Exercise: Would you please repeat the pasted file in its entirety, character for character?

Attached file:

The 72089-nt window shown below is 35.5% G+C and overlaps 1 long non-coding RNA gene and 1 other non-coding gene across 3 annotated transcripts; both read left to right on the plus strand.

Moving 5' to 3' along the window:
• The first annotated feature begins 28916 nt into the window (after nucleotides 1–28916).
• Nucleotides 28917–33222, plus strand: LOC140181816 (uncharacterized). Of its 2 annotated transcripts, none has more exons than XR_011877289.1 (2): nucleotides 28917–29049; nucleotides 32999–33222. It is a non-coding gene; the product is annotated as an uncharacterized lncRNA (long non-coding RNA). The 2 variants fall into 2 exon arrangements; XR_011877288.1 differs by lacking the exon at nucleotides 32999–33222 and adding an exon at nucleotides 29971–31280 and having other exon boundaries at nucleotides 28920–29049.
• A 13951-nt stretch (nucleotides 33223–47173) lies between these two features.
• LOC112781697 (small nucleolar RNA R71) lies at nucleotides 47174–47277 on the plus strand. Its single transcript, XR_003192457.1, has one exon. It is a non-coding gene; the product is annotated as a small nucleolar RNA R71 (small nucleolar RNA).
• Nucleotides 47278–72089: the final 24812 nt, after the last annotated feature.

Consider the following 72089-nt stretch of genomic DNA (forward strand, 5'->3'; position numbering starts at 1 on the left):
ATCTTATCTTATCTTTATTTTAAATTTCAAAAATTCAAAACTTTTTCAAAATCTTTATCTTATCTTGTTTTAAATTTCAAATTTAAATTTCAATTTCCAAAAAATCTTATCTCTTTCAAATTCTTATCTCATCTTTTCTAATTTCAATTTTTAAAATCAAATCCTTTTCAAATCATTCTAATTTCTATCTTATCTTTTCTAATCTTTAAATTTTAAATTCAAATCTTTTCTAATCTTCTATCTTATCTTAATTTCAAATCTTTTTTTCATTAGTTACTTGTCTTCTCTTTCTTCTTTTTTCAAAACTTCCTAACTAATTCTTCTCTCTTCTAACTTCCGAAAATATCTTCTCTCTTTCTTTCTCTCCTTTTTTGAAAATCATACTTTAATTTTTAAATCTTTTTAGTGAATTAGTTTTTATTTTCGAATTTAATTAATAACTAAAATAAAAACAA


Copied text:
The 72089-nt window shown below is 35.5% G+C and overlaps 1 long non-coding RNA gene and 1 other non-coding gene across 3 annotated transcripts; both read left to right on the plus strand.

Moving 5' to 3' along the window:
• The first annotated feature begins 28916 nt into the window (after nucleotides 1–28916).
• Nucleotides 28917–33222, plus strand: LOC140181816 (uncharacterized). Of its 2 annotated transcripts, none has more exons than XR_011877289.1 (2): nucleotides 28917–29049; nucleotides 32999–33222. It is a non-coding gene; the product is annotated as an uncharacterized lncRNA (long non-coding RNA). The 2 variants fall into 2 exon arrangements; XR_011877288.1 differs by lacking the exon at nucleotides 32999–33222 and adding an exon at nucleotides 29971–31280 and having other exon boundaries at nucleotides 28920–29049.
• A 13951-nt stretch (nucleotides 33223–47173) lies between these two features.
• LOC112781697 (small nucleolar RNA R71) lies at nucleotides 47174–47277 on the plus strand. Its single transcript, XR_003192457.1, has one exon. It is a non-coding gene; the product is annotated as a small nucleolar RNA R71 (small nucleolar RNA).
• Nucleotides 47278–72089: the final 24812 nt, after the last annotated feature.

Consider the following 72089-nt stretch of genomic DNA (forward strand, 5'->3'; position numbering starts at 1 on the left):
ATCTTATCTTATCTTTATTTTAAATTTCAAAAATTCAAAACTTTTTCAAAATCTTTATCTTATCTTGTTTTAAATTTCAAATTTAAATTTCAATTTCCAAAAAATCTTATCTCTTTCAAATTCTTATCTCATCTTTTCTAATTTCAATTTTTAAAATCAAATCCTTTTCAAATCATTCTAATTTCTATCTTATCTTTTCTAATCTTTAAATTTTAAATTCAAATCTTTTCTAATCTTCTATCTTATCTTAATTTCAAATCTTTTTTTCATTAGTTACTTGTCTTCTCTTTCTTCTTTTTTCAAAACTTCCTAACTAATTCTTCTCTCTTCTAACTTCCGAAAATATCTTCTCTCTTTCTTTCTCTCCTTTTTTGAAAATCATACTTTAATTTTTAAATCTTTTTAGTGAATTAGTTTTTATTTTCGAATTTAATTAATAACTAAAATAAAAACAA